On their way there (fleeing in the night, K pushing his mother in wheelbarrow) a day or two in to their journey, Anna is admitted to a hospital where she shortly after passes away. K is devastated with grief, and he looses all energy to continue. He finally makes it to Prince Albert, carrying his mothers ashes in a box. The war catches up with K, and he is taken to a camp where everyone is given food and shelter in return for their labour. K (or "Michaels" as one of the guards calls him) seeks no physical contacts with others, he feels no hunger and as a result, we see this mentally sleeping skeleton emerge.
K continues to flee from the camp where he is held. We follow his struggle to live his life the way he wants to, free and as one with nature.
The author introduces us to a topic that those of us who are not South Africans will probably never quite understand. Coetzee is a splendid writer, and his writing style is compelling, dark, but immensely beautiful.
A remarkable read reflecting on a man's inner strength. Highly recommended!
Most recent customer reviews
Written at a time that Apartheid was still very strong, Coetzee came up with a philosophical account of life in that environment, which in this case is a surreal post-civil war... Read morePublished on Jan. 29 2014 by Te
From the begining this novel lacked any unpredictability. The main character of the story Michael is definitely a man of reslience but I had a hard time being convinced of this.Published on Nov. 22 2012 by Greygoose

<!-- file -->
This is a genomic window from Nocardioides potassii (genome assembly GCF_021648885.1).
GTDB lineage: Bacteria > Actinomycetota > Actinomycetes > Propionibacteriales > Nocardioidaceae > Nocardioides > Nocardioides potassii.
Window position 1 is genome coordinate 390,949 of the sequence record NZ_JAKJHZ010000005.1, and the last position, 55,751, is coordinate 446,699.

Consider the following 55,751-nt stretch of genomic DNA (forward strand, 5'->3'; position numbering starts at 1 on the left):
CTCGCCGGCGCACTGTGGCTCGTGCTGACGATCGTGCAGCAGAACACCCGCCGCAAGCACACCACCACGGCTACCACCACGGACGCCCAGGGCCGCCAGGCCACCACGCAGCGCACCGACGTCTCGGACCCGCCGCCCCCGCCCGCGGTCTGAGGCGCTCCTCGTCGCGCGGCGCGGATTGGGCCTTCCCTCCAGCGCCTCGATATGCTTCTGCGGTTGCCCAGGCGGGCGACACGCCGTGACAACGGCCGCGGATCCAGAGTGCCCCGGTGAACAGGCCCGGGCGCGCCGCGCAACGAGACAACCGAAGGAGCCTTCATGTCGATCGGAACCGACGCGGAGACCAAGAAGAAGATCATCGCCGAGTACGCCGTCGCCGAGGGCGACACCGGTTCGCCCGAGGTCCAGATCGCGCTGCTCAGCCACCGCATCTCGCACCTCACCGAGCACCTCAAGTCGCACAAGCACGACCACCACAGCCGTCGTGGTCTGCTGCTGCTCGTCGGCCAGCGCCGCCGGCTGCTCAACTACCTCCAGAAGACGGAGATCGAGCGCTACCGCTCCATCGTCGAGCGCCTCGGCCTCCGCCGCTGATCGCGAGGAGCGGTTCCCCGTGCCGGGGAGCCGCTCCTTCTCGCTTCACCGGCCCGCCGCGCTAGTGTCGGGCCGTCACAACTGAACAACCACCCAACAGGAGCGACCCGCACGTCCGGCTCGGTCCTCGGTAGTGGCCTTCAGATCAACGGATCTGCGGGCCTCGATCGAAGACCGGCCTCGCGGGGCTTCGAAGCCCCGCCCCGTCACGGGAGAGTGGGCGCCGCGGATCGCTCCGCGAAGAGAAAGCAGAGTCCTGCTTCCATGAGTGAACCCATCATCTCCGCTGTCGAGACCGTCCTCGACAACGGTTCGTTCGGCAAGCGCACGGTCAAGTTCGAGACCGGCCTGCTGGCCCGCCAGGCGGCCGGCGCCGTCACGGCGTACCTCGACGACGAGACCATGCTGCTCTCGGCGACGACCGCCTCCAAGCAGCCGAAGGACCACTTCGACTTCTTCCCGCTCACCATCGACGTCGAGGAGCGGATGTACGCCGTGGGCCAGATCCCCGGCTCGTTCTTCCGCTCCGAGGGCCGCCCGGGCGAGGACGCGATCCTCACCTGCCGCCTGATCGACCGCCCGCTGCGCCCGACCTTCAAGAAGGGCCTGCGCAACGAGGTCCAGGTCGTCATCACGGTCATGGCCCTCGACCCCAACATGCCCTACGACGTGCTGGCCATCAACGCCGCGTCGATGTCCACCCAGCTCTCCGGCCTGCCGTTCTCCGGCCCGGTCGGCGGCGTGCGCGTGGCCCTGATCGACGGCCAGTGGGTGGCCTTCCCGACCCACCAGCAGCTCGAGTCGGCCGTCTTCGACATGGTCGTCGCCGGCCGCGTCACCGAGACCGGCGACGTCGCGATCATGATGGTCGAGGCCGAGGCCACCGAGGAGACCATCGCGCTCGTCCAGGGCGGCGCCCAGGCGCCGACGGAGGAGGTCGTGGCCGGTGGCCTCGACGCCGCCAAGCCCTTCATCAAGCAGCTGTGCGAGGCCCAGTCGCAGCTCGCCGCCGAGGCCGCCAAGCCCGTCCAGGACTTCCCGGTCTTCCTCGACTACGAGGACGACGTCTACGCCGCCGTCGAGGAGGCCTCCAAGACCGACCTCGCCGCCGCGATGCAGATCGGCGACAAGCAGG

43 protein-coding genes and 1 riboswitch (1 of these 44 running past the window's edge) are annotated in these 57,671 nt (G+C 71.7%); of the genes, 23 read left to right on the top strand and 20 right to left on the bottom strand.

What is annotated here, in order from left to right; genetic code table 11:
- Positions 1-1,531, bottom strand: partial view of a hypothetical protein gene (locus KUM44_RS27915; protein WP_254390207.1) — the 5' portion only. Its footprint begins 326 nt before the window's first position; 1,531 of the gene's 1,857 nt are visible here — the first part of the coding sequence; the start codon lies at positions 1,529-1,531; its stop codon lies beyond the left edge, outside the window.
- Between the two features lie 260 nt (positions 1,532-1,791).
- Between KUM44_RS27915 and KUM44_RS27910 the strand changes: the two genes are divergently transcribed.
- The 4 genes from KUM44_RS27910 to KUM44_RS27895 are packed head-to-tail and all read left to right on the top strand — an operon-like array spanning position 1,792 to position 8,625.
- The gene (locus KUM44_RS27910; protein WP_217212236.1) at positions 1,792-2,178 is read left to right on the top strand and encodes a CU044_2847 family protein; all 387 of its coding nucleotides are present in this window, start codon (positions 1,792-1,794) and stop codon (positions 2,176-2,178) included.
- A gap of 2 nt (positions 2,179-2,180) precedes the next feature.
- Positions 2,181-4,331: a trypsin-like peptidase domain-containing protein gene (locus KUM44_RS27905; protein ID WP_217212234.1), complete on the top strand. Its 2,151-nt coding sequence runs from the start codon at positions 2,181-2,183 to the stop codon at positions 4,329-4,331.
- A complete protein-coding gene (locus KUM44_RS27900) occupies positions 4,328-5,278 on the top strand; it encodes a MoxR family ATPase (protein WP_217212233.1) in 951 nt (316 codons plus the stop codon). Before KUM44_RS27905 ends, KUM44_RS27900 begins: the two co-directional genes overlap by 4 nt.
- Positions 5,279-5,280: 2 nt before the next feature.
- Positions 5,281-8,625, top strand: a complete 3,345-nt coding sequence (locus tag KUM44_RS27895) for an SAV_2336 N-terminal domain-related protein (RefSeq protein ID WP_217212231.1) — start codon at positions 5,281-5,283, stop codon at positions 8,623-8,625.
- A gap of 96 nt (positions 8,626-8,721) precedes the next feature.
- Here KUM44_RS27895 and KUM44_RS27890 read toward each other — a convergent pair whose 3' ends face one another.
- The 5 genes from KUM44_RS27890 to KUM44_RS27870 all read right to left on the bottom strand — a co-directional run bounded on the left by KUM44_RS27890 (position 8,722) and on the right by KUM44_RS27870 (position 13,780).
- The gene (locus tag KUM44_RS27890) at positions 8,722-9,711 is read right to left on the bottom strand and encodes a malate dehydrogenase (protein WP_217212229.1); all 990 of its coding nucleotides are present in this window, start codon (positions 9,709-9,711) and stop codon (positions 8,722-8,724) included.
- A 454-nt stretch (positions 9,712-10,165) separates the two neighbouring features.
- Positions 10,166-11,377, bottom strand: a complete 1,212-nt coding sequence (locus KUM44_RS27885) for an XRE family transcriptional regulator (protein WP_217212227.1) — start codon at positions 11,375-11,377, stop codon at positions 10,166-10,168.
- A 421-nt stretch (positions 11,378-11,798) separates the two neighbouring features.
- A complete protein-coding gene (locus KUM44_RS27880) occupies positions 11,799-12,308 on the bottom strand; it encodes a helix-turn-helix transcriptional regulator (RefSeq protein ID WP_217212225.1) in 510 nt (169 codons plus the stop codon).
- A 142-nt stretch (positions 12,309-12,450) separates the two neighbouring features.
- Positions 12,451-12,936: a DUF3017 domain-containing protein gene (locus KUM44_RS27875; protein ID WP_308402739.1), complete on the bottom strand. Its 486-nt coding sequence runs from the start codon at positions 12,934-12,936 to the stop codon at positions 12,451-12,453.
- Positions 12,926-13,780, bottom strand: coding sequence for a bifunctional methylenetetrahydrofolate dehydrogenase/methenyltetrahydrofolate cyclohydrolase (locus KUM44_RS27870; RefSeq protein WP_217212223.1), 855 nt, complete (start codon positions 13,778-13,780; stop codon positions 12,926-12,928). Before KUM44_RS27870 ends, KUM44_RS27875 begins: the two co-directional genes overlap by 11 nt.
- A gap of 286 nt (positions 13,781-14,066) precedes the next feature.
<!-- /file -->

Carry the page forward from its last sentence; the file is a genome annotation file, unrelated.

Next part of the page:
Coetzee is razor-concise as ever, and elegantly combines many ideas into one person. I got a lot from the book's observations of a man in natural seclusion, growing into a purely... Read morePublished on Sept. 14 2003 by A. Patteson
Each sentence uttered by Michael K, the anti-hero of this book, is the voice of sanity, understanding, compassion and truth in a book full of voices of hate and confusion. Read morePublished on Jan. 9 2003
Like a character from Kafka, we never learn Michael K's last name. However, unlike Kafka's characters he chooses a different response to the oppresive society in which he finds... Read morePublished on Sept. 30 2002 by Thomas M. Seay
This book is perhaps the easier to read of Coetzee's but it is nonetheless not easy. This book captures so much of what it is to exist. Read morePublished on July 19 2002 by Joseph L. Soler II
Read this the day after I read "Disgrace." Compelling, beautifully written, and the only book I've ever read to top "Angela's Ashes" in poverty and... Read morePublished on June 28 2002 by KaylingR
This book is only about 180 pages long, so you'd imagine I'd have no trouble finishing it. Unfortunately, no. Read morePublished on May 1 2002 by G M
I read Coetzee's "Disgrace" before I read this and I was instantly hooked on to his style of compassionate and insightful writing. Read morePublished on March 28 2002 by Aanand